Teacher using megaphone to talk to student.

Discussions between students and teachers that escalate into heated power struggles are detrimental to the classroom. Teachers should implement a variety of strategies to prevent and end power struggles.

What are some ways to avoid power struggles?

Because prevention is more successful than getting out of a power struggle once it has started, focus first on strategies to avoid conflict in the classroom. Teaching students the classroom rules and expectations is probably the simplest and most effective technique to prevent misbehavior (Chitiyo & Wheeler, 2009; Houchins, Jolivette, Wessendorf, McGlynn & Nelson 2005; Lassen et al., 2006). This can be done at the beginning of the year and any time during the year when the teacher notices that students need a refresher.  Additionally, by providing instruction that is differentiated to meet the needs of all learners, teachers can ensure student engagement and minimize problems in the classroom  (Lassen, Steele & Sailor, 2006; McIntosh, Chard, Boland & Horner, 2006; Sadler & Sugai, 2009).  Finally, teachers can ensure that the expectations are being followed and instruction is running smoothly by arranging the room thoughtfully and moving around the room during class to spot any problems and support students. These prevention techniques benefit every classroom.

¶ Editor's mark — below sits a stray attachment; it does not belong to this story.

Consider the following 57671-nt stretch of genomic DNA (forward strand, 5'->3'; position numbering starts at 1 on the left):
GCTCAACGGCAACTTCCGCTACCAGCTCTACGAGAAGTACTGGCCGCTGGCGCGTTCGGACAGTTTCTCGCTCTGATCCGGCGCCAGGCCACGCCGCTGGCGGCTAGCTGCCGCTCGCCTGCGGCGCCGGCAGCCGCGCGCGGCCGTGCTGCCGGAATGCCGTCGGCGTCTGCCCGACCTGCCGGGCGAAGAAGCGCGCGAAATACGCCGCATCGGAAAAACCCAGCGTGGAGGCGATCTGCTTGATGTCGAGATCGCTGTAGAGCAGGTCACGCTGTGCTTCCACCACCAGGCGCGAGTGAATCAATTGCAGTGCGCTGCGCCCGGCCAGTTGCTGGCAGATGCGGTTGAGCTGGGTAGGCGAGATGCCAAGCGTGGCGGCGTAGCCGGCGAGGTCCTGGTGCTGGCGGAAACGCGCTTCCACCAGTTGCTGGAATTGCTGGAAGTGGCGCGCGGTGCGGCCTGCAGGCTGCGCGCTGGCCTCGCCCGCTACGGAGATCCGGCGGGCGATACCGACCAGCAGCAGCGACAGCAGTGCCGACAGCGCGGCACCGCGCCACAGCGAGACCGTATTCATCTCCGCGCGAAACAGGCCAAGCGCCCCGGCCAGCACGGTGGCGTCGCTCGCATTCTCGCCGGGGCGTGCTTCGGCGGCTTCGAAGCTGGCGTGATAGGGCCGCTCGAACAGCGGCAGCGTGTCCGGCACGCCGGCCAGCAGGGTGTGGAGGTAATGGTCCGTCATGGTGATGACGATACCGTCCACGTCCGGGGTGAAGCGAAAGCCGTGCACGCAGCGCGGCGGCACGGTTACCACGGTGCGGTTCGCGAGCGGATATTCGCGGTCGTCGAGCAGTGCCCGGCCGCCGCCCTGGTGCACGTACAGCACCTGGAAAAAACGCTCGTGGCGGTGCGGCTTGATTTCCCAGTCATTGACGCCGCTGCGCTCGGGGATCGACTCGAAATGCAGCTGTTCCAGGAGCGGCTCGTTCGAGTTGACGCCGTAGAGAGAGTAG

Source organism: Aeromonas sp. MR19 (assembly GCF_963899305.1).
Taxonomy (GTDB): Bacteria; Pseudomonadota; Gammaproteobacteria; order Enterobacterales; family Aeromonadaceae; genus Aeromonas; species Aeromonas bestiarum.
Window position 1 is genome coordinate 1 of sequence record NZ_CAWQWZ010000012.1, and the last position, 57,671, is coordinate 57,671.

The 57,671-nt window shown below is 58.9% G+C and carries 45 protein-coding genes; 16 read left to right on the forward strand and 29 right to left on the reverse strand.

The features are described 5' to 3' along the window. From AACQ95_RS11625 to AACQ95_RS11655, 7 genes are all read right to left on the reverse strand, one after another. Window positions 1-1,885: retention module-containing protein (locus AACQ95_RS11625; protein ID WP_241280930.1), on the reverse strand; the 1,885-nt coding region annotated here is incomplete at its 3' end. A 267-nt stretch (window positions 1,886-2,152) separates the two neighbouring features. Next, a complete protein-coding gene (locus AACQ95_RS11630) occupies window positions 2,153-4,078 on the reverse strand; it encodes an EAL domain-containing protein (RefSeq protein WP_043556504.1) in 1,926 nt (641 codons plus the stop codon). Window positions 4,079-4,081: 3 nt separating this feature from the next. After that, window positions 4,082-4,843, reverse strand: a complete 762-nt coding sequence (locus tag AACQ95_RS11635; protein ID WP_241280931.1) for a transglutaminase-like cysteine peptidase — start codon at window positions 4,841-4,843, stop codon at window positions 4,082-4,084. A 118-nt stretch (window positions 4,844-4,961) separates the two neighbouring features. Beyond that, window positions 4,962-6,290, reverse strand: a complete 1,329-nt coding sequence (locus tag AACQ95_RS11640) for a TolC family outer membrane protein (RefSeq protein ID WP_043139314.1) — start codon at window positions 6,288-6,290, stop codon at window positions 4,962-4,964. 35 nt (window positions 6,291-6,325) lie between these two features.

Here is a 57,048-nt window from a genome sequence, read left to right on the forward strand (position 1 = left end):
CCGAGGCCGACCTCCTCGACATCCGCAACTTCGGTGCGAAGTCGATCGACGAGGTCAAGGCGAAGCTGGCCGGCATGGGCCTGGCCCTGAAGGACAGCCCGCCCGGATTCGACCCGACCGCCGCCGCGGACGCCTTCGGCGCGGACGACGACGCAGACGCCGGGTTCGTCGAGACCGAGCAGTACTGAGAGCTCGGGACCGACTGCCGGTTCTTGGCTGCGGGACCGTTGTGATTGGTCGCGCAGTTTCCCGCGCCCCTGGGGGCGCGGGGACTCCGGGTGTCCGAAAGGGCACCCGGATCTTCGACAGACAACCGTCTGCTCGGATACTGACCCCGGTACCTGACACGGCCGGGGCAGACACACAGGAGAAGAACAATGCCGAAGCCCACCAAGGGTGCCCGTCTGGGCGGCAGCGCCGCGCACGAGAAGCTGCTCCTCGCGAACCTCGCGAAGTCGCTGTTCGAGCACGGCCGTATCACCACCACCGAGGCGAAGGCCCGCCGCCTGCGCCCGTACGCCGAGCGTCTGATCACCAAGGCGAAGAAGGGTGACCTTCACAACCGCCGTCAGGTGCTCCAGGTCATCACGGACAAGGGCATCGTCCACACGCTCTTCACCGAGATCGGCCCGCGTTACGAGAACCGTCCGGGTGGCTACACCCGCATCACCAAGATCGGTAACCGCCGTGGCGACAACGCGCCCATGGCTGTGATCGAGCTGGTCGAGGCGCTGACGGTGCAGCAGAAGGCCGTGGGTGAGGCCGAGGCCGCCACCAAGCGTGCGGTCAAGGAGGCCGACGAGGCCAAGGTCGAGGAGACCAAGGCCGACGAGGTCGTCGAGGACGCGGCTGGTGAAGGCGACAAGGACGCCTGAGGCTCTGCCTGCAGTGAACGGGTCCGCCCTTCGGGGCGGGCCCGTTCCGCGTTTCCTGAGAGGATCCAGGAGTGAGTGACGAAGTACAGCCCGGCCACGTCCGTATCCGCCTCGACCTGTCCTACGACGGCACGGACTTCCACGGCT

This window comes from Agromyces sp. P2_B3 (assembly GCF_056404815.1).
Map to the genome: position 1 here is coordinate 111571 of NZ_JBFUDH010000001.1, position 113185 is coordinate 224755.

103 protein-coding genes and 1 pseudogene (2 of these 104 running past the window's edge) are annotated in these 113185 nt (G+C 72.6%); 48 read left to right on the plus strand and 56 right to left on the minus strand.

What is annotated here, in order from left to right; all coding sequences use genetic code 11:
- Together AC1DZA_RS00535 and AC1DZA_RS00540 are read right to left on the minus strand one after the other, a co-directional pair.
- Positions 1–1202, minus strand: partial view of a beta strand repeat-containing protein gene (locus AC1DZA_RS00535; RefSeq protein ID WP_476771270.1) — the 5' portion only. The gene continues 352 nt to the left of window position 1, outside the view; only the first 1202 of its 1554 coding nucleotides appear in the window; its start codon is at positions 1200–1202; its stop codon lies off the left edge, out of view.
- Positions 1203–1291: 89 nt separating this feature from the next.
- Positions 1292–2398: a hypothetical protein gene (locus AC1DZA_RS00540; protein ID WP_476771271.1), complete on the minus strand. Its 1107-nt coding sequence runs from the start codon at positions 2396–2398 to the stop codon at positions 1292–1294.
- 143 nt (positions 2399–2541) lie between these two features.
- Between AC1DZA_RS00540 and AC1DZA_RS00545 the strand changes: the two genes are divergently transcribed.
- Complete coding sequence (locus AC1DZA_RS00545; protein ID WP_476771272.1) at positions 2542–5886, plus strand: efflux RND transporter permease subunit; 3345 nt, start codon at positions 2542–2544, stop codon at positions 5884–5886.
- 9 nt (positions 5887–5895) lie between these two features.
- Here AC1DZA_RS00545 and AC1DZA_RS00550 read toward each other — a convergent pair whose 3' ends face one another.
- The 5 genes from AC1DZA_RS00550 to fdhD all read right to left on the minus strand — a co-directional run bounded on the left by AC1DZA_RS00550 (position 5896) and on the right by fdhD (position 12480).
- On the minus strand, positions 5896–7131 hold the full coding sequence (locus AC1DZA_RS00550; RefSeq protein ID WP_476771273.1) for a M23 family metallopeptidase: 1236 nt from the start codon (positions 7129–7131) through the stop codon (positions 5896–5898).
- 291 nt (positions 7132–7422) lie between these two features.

When misbehavior does occur, teachers have many strategies at their fingertips to support students and change the dynamic. What supports could Ms. Wright have put in place for Charlie when he first refused to do his journal entry? She could have started by restating her expectation that all students are to complete journal entries at the beginning of class. She might have offered him a choice of a different topic, or she could have provided him an incentive, such as allowing him to lead the class’s next activity when he completed the assignment. Finally, she could have taken the time to understand what was behind Charlie’s reaction to her request. When teachers gather information about the behavior, they can better understand how to support it.